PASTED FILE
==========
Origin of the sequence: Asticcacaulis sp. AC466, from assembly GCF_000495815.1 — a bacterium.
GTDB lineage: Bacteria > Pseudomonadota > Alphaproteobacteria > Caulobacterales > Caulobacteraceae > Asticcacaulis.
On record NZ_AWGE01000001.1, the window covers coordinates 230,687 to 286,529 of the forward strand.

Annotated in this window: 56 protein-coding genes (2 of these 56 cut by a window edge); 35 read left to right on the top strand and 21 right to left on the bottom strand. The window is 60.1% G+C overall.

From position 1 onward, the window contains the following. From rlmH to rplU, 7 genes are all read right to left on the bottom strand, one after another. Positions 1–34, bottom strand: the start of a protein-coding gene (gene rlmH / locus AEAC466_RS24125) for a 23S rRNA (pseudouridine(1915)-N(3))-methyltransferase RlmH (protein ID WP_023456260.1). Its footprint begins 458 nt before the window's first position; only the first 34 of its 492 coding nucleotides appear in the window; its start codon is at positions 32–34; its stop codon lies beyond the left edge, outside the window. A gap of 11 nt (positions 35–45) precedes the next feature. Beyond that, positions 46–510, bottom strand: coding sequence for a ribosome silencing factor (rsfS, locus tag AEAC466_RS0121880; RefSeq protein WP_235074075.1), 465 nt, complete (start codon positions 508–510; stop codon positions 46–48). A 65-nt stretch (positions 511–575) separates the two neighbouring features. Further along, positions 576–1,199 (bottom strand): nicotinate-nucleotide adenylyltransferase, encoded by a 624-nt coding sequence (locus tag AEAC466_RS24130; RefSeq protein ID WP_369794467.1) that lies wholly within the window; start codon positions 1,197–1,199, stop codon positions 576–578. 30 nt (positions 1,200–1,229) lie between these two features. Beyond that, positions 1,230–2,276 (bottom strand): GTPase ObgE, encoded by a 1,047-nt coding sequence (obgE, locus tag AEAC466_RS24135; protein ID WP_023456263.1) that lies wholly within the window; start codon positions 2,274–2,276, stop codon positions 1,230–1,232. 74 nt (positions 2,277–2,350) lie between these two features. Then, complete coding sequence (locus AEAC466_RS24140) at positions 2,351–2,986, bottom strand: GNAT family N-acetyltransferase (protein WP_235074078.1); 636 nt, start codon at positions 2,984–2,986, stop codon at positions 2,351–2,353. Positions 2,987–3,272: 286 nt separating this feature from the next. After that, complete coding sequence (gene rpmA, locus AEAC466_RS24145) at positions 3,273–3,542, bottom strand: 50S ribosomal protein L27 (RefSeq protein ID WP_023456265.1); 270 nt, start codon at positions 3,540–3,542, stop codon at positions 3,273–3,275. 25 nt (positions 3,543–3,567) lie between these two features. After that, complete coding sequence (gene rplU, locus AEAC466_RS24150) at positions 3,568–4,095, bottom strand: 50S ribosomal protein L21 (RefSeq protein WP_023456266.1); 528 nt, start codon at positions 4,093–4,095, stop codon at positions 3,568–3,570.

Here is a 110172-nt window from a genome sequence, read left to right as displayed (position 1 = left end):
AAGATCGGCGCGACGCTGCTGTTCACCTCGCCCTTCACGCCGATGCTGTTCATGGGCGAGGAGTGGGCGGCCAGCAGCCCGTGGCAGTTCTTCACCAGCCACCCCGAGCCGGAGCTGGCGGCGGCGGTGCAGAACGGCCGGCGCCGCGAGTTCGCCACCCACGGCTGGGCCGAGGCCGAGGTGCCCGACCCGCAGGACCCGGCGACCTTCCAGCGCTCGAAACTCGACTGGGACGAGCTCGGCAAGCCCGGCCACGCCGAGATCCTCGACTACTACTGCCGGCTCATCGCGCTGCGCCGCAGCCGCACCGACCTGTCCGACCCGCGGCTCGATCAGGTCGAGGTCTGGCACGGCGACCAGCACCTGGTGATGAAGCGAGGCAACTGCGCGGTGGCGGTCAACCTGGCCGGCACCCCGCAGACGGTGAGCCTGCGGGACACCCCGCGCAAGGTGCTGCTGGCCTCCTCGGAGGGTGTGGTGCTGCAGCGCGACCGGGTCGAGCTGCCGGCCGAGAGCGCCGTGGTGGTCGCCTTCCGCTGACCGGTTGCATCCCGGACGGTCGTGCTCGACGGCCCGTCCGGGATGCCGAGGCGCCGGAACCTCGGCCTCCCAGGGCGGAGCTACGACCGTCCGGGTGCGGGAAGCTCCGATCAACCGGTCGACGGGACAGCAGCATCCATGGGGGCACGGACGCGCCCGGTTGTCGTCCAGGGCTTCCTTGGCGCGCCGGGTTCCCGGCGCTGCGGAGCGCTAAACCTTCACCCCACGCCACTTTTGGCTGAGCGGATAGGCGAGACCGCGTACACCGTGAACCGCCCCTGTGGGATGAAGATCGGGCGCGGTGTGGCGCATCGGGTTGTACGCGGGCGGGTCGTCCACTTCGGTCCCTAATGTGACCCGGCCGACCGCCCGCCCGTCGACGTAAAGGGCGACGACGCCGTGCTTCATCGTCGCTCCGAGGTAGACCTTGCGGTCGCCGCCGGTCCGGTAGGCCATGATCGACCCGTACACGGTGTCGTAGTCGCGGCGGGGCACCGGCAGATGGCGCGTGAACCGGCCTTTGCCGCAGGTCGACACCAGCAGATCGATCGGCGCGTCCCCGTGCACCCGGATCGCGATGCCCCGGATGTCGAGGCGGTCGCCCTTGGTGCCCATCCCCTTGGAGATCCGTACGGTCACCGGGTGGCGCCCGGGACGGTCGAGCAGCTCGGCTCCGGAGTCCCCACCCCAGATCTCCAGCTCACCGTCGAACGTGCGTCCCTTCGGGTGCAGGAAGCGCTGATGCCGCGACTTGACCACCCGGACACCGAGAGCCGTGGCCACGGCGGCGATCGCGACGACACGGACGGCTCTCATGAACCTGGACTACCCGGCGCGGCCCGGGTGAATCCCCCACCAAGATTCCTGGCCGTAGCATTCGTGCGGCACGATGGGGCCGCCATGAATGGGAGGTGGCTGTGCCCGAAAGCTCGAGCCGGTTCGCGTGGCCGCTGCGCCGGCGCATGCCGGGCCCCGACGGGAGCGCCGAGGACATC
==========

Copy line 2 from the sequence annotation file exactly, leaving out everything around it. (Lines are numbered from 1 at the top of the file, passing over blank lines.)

GTDB lineage: Bacteria > Pseudomonadota > Alphaproteobacteria > Caulobacterales > Caulobacteraceae > Asticcacaulis.